Fish or Fishes: What is the Correct Usage in English Language

What Is the Plural of “Fish”?

  • “Fish” can be singular or plural for the same species, whereas “fishes” denotes multiple species.
  • Usage of “fish” versus “fishes” varies by context, with “fishes” often used in scientific references.
  • Knowing the correct term to use clarifies communication and reflects an understanding of language nuances.

Both “fish” and “fishes” carry their own connotations and are used differently across various disciplines. In scientific contexts, specificity is key, and “fishes” becomes the term of choice when denoting biodiversity. In everyday language, “fish” is predominantly used, preserving simplicity and avoiding unnecessary complexity in communication.

When to use fish vs. fishes

“Fish” and “fishes” are both used to describe aquatic creatures, but their usage differs:

  • “Fish” is generally used as both singular and plural when referring to multiple individuals of the same species or a collective group of fish: “I caught a fish,” “There are many fish in the lake.”
  • “Fishes” is used when referring to multiple species of fish: “There are various fishes in the aquarium,” or in scientific contexts discussing different species: “The expedition discovered numerous fishes in the ocean.”


  • Use “fish” for multiple individuals of the same species or in general terms.
  • Use “fishes” when referring to multiple species or in scientific contexts emphasizing biodiversity.

Examples of using Fish and Fishes

Here are four sentences using “fish”:

  1. She enjoys watching the colorful fish swim gracefully in the aquarium.
  2. He caught a massive fish during his fishing trip at the lake yesterday.
  3. The seafood restaurant served a delicious dish made with fresh fish from the local market.
  4. They studied the behavior of fish in their natural habitat for their marine biology project.
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And here are four sentences using “fishes”:

  1. The marine biologist cataloged various fishes found in the coral reef ecosystem.
  2. The exhibit showcases a diverse collection of tropical fishes from around the world.
  3. Scientists are researching the impact of pollution on different fishes in the river.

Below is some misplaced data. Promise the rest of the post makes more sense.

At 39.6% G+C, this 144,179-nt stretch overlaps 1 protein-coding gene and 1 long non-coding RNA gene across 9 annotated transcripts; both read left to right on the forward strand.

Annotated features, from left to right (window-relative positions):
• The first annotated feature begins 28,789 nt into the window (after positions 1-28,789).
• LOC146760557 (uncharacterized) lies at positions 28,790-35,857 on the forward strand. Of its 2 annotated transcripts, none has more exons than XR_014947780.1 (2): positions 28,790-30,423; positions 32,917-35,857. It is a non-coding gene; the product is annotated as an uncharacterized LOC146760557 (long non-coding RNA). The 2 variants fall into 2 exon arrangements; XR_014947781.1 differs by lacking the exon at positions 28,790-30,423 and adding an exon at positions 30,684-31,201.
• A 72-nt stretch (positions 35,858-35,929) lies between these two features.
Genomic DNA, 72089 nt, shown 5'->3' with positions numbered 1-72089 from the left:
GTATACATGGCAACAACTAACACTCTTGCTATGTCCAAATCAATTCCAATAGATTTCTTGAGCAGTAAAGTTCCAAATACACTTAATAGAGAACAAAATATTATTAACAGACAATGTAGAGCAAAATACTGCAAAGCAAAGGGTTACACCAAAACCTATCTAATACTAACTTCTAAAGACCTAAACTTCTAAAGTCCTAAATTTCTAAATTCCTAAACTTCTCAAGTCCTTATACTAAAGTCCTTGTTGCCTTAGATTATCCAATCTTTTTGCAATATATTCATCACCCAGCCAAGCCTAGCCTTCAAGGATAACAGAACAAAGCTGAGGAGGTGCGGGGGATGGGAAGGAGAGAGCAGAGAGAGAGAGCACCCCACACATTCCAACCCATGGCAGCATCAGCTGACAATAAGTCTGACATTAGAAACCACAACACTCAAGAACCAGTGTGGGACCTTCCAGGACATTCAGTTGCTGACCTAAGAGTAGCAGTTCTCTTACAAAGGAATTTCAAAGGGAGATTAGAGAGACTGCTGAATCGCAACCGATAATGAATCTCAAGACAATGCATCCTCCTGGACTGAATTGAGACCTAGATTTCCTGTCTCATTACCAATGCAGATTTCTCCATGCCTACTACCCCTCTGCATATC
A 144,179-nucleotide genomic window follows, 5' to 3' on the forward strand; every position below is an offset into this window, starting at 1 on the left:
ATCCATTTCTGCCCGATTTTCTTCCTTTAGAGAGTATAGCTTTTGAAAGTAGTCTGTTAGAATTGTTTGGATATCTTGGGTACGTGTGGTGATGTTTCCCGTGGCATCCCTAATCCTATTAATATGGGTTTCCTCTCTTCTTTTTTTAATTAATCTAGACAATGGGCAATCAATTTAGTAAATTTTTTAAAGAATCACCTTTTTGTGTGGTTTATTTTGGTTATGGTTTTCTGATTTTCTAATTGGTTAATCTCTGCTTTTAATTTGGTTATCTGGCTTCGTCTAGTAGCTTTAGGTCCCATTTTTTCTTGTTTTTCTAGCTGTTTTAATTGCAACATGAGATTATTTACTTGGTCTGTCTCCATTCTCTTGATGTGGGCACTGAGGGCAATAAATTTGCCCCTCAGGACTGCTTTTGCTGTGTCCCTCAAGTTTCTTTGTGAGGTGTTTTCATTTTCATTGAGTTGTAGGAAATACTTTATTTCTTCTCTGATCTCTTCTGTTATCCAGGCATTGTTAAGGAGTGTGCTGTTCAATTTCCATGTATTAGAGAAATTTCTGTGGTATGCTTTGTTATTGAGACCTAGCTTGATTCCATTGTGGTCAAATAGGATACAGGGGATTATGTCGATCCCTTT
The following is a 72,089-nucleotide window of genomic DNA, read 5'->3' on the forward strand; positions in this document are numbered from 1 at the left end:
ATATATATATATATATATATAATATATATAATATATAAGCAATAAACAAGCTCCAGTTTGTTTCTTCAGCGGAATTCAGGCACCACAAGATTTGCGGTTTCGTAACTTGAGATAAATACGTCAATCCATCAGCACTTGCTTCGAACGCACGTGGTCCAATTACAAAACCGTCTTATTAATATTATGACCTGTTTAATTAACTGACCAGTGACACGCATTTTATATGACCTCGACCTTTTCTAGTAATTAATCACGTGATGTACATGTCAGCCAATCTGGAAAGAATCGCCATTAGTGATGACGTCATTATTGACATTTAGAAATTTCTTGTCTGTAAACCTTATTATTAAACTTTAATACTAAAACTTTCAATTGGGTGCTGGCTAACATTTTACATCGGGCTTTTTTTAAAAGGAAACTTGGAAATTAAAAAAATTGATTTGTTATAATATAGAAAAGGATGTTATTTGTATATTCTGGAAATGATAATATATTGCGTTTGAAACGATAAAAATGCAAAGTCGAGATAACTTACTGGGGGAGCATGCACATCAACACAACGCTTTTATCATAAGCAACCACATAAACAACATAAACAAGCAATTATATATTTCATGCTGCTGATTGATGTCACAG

4. The aquarium features an array of exotic fishes, each from distinct regions of the ocean.

Is Fish a Verb or a Noun?

Fish serves different linguistic functions in the English language. It acts as both a noun referring to aquatic vertebrates and a verb for the act of trying to catch these creatures. The clarity of communication hinges upon recognizing the contexts in which ‘fish’ changes its meaning.

Is Fish an (Adjective)?

Fish is often utilized as an adjective to describe something related to these aquatic animals, such as fish market or fish tank. It is important to note:

  • Common uses: fish food, fish scales
  • Attributes these items exhibit: marine-related qualities
AdjectiveTypical Context
FishFish tank in a pet store
FishFish fillet at a restaurant

Common Mistakes

Mistakes involving ‘fish’ can lead to confusion. Examples include:

  • Misidentifying ‘fish’ as only singular or only plural, when it serves as both.
  • Confusing ‘fish’ for ‘fishes’, which typically denotes multiple species.
Common MistakeCorrection
Fishes in tankFish in the tank
Many fish speciesSeveral species of fish

Every Day (Adverb + Noun)

Contrary to ‘fish’ being an adjective, every day is an adverbial phrase, indicating how frequently something occurs, and is completely unrelated to the topic of fish or fishes.

  • It describes frequency: She feeds her fish every day.
  • It is separate from ‘everyday’ which modifies nouns: She uses her everyday fish net.
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Adverb + Noun PhraseContextual Example
Every dayHe goes fishing every day.

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